The retelling of history has traditionally been told from the winner’s perspective. Without a true winner, the narrative is for the world. In the story of Emmett Till, there will never be a true winner but moments of truth within a group of people who did everything in their power to hide reality. Mosaic Theater Company’s world premiere of the production “That Summer in Sumner” is the second play in The Till Trilogy, written by Ifa Bayeza and directed by Talvin Wilks. This play follows the weeks after Emmett Till’s murder and the trial in September 1955. Bayeza’s approach is not only on the trial but the fight for justice by journalists wanting to tell the true story of Till and his family’s impact.
Woodard’s and the entire cast’s masterful performances are as compelling as the story being told.
The play begins with Emmett Till (Antonio Michael Woodard) retelling how his murder occurred. Similarly, to the previous production, “The Ballad of Emmett Till,” Woodard’s portrayal of Till still possesses innocence and childlike behaviors to illustrate how his youthful and joyous life was taken away too soon. The play continues with Till being a guiding voice for some of the characters, even during the trial. It reminds the audience and the world of who Emmett Till could have been if he had been given a chance. Woodard’s and the entire cast’s masterful performance are as compelling as the story being told.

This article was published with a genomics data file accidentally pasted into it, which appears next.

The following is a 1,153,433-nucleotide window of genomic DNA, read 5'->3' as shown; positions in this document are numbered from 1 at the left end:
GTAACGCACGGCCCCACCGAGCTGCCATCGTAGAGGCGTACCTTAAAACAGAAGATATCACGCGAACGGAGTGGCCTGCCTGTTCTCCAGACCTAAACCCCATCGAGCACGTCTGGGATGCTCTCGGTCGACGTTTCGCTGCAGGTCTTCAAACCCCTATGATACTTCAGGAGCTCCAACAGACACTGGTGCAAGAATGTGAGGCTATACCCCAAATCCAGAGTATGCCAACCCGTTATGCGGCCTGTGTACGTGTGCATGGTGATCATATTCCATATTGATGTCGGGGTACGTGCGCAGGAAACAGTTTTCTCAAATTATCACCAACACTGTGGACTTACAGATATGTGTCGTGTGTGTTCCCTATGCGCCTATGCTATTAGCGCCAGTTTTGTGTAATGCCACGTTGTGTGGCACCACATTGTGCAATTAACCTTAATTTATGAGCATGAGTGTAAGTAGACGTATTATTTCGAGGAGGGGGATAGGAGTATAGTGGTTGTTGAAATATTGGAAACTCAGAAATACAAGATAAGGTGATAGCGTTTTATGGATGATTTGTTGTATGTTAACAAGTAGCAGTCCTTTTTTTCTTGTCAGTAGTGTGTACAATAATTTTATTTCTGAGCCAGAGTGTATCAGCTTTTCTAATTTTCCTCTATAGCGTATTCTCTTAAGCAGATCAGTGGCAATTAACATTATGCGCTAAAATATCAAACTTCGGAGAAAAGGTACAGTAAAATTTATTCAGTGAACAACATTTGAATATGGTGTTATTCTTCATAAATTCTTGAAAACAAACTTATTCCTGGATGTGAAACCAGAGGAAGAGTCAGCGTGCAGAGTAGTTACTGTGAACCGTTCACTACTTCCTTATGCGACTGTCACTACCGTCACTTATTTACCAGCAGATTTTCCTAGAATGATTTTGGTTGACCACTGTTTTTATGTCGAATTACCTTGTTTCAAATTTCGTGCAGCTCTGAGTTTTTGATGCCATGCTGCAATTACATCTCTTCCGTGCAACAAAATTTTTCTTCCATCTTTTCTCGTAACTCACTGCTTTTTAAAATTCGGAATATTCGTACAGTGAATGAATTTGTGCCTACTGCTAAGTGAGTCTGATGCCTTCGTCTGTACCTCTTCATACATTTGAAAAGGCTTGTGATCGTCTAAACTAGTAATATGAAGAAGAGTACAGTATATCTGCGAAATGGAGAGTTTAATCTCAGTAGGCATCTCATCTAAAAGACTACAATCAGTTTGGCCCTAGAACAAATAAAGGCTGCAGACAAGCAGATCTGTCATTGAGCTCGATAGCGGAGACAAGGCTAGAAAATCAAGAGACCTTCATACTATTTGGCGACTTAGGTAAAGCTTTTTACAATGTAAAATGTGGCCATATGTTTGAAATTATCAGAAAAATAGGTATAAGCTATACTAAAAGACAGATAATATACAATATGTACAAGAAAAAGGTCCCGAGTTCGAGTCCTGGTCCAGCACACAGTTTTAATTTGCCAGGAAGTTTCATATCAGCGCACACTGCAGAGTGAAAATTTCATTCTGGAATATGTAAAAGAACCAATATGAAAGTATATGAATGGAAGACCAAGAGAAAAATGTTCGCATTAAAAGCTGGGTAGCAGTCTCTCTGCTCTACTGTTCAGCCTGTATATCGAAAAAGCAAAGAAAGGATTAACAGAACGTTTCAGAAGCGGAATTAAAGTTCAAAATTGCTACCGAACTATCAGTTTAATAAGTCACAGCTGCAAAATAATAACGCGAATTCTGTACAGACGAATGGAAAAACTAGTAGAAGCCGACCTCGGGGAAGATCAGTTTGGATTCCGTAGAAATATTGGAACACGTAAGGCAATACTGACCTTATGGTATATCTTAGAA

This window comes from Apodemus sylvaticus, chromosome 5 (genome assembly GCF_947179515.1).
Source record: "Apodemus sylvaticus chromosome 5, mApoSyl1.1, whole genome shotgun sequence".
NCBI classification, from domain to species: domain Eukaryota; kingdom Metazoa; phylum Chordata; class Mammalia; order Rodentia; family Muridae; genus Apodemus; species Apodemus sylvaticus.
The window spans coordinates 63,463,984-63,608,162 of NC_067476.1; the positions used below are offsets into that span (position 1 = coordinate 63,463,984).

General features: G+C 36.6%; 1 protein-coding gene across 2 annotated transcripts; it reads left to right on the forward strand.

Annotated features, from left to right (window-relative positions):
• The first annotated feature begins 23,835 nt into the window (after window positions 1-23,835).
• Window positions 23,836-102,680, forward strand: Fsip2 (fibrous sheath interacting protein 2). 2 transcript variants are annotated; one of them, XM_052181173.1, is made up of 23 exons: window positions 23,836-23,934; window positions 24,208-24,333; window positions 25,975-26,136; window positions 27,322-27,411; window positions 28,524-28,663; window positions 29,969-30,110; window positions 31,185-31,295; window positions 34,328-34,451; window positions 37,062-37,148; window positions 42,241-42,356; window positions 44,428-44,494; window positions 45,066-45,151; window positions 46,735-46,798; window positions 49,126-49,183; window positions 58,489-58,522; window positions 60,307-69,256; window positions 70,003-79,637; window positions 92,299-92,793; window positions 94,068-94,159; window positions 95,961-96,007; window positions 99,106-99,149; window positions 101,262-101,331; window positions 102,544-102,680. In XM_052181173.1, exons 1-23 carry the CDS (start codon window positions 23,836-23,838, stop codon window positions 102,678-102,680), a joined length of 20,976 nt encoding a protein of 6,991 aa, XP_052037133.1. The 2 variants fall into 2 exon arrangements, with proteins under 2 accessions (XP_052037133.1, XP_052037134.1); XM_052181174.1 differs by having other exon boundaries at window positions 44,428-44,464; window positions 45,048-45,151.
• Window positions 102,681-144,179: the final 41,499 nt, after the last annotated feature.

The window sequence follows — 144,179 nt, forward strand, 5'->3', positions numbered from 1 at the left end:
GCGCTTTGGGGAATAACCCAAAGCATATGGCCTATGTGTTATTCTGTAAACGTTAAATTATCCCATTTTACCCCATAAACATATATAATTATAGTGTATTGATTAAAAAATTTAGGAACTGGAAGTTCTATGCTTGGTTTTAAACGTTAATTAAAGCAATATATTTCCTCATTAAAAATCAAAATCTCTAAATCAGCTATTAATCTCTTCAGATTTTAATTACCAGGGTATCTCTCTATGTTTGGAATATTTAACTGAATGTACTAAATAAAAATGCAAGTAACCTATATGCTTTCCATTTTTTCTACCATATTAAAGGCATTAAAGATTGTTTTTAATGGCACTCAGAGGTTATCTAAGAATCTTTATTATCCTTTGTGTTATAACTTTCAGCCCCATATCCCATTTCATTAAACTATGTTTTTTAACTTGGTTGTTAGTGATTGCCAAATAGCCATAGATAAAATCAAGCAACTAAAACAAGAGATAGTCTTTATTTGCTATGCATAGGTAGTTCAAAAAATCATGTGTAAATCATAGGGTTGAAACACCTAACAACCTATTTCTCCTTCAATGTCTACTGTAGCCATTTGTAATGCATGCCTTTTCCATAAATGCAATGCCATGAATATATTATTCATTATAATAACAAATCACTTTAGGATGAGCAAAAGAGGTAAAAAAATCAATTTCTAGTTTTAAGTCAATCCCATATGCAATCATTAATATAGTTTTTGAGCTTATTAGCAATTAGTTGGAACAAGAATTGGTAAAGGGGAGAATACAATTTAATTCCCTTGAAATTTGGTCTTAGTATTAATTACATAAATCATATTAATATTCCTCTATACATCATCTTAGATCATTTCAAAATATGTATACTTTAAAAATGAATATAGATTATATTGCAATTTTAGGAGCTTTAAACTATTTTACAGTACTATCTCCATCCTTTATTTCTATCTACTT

The visuals for the play were as powerful as the story. The use of black-owned media outlets and their roles in fighting for justice is a beautiful inclusion. This gives insight into how the media has the power to tell a story that is for the people and not a corporation. Comparing multiple agencies during the 1950s allows the audience to see how Till’s story became important to the economy for certain publications and not about justice. To simulate the idea of news publications, there was the projection design by Mona Kasra of new headlines that filled the stage which were a great addition to the telling of the history. Wilks’ stage directions elevate the performance by creating images that were clean and profound. There were moments of visual beauty within a heavy narrative. Costuming by Danielle Preston not only reflected the setting, but the personalities of the characters.
The Till Trilogy does not have to be seen in order but each part of the story needs to be told. Mosaic Theater Company, Ifa Bayeza, and Talvin Wilks are eager to present this difficult event in our history with respect for the family of Emmett Till and other victims, past and present, who have been exposed to racial injustice in America.
Run Time: Two hours and 30 minutes with a 15-minute intermission.
Advisory: Mentions of racial violence, racial slurs, and death.
“That Summer in Sumner” and the rest of The Till Trilogy will run through November 20, 2022 presented by The Mosaic Theater Company at Atlas Performing Arts Center, 1333 H Street NE, Washington, DC 20002. For more information and purchase tickets, click here. Masks are still required in performance spaces and theaters, but masking in public areas such as lobbies is optional.